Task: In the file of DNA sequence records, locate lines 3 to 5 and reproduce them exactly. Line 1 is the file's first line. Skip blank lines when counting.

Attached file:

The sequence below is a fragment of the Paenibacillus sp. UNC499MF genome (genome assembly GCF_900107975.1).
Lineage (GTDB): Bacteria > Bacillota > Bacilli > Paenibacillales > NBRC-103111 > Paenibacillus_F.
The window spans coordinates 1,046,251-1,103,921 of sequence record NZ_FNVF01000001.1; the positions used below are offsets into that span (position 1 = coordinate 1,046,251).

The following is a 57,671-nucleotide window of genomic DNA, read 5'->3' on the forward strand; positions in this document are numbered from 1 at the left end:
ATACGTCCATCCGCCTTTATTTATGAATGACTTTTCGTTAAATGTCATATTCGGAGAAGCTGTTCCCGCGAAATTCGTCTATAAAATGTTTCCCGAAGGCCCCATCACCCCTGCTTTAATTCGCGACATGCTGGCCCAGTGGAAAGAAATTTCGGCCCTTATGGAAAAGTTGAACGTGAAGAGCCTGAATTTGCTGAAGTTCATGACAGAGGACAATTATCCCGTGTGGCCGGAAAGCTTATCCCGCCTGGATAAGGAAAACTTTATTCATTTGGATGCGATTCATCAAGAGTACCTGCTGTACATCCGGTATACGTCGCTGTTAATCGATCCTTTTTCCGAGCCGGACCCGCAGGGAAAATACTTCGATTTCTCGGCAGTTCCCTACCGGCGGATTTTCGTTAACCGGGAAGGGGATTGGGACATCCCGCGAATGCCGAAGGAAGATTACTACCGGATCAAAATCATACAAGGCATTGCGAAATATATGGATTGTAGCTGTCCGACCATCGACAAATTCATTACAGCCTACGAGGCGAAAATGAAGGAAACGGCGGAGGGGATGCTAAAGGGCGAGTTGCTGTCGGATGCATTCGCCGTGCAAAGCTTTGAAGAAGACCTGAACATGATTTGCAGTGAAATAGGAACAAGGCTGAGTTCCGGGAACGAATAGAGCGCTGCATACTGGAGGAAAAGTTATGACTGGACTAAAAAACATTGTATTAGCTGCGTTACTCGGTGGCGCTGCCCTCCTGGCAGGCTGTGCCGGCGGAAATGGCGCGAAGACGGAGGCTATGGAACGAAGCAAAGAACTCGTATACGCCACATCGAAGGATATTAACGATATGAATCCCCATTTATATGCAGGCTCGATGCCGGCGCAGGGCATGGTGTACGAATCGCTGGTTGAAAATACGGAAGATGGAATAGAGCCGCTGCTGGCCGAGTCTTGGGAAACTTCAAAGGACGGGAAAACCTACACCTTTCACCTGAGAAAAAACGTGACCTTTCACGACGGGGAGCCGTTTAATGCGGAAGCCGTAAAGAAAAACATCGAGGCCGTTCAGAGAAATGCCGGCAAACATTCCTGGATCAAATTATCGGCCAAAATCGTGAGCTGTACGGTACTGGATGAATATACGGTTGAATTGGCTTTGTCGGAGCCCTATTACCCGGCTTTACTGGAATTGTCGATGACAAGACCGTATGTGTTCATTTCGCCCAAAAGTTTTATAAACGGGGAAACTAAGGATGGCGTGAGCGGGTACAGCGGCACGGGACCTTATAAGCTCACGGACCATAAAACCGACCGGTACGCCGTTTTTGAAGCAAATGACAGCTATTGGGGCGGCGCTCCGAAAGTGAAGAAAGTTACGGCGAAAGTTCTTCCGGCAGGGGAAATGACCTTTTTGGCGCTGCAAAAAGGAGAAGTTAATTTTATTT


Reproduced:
The window spans coordinates 1,046,251-1,103,921 of sequence record NZ_FNVF01000001.1; the positions used below are offsets into that span (position 1 = coordinate 1,046,251).

The following is a 57,671-nucleotide window of genomic DNA, read 5'->3' on the forward strand; positions in this document are numbered from 1 at the left end:
ATACGTCCATCCGCCTTTATTTATGAATGACTTTTCGTTAAATGTCATATTCGGAGAAGCTGTTCCCGCGAAATTCGTCTATAAAATGTTTCCCGAAGGCCCCATCACCCCTGCTTTAATTCGCGACATGCTGGCCCAGTGGAAAGAAATTTCGGCCCTTATGGAAAAGTTGAACGTGAAGAGCCTGAATTTGCTGAAGTTCATGACAGAGGACAATTATCCCGTGTGGCCGGAAAGCTTATCCCGCCTGGATAAGGAAAACTTTATTCATTTGGATGCGATTCATCAAGAGTACCTGCTGTACATCCGGTATACGTCGCTGTTAATCGATCCTTTTTCCGAGCCGGACCCGCAGGGAAAATACTTCGATTTCTCGGCAGTTCCCTACCGGCGGATTTTCGTTAACCGGGAAGGGGATTGGGACATCCCGCGAATGCCGAAGGAAGATTACTACCGGATCAAAATCATACAAGGCATTGCGAAATATATGGATTGTAGCTGTCCGACCATCGACAAATTCATTACAGCCTACGAGGCGAAAATGAAGGAAACGGCGGAGGGGATGCTAAAGGGCGAGTTGCTGTCGGATGCATTCGCCGTGCAAAGCTTTGAAGAAGACCTGAACATGATTTGCAGTGAAATAGGAACAAGGCTGAGTTCCGGGAACGAATAGAGCGCTGCATACTGGAGGAAAAGTTATGACTGGACTAAAAAACATTGTATTAGCTGCGTTACTCGGTGGCGCTGCCCTCCTGGCAGGCTGTGCCGGCGGAAATGGCGCGAAGACGGAGGCTATGGAACGAAGCAAAGAACTCGTATACGCCACATCGAAGGATATTAACGATATGAATCCCCATTTATATGCAGGCTCGATGCCGGCGCAGGGCATGGTGTACGAATCGCTGGTTGAAAATACGGAAGATGGAATAGAGCCGCTGCTGGCCGAGTCTTGGGAAACTTCAAAGGACGGGAAAACCTACACCTTTCACCTGAGAAAAAACGTGACCTTTCACGACGGGGAGCCGTTTAATGCGGAAGCCGTAAAGAAAAACATCGAGGCCGTTCAGAGAAATGCCGGCAAACATTCCTGGATCAAATTATCGGCCAAAATCGTGAGCTGTACGGTACTGGATGAATATACGGTTGAATTGGCTTTGTCGGAGCCCTATTACCCGGCTTTACTGGAATTGTCGATGACAAGACCGTATGTGTTCATTTCGCCCAAAAGTTTTATAAACGGGGAAACTAAGGATGGCGTGAGCGGGTACAGCGGCACGGGACCTTATAAGCTCACGGACCATAAAACCGACCGGTACGCCGTTTTTGAAGCAAATGACAGCTATTGGGGCGGCGCTCCGAAAGTGAAGAAAGTTACGGCGAAAGTTCTTCCGGCAGGGGAAATGACCTTTTTGGCGCTGCAAAAAGGAGAAGTTAATTTTATTT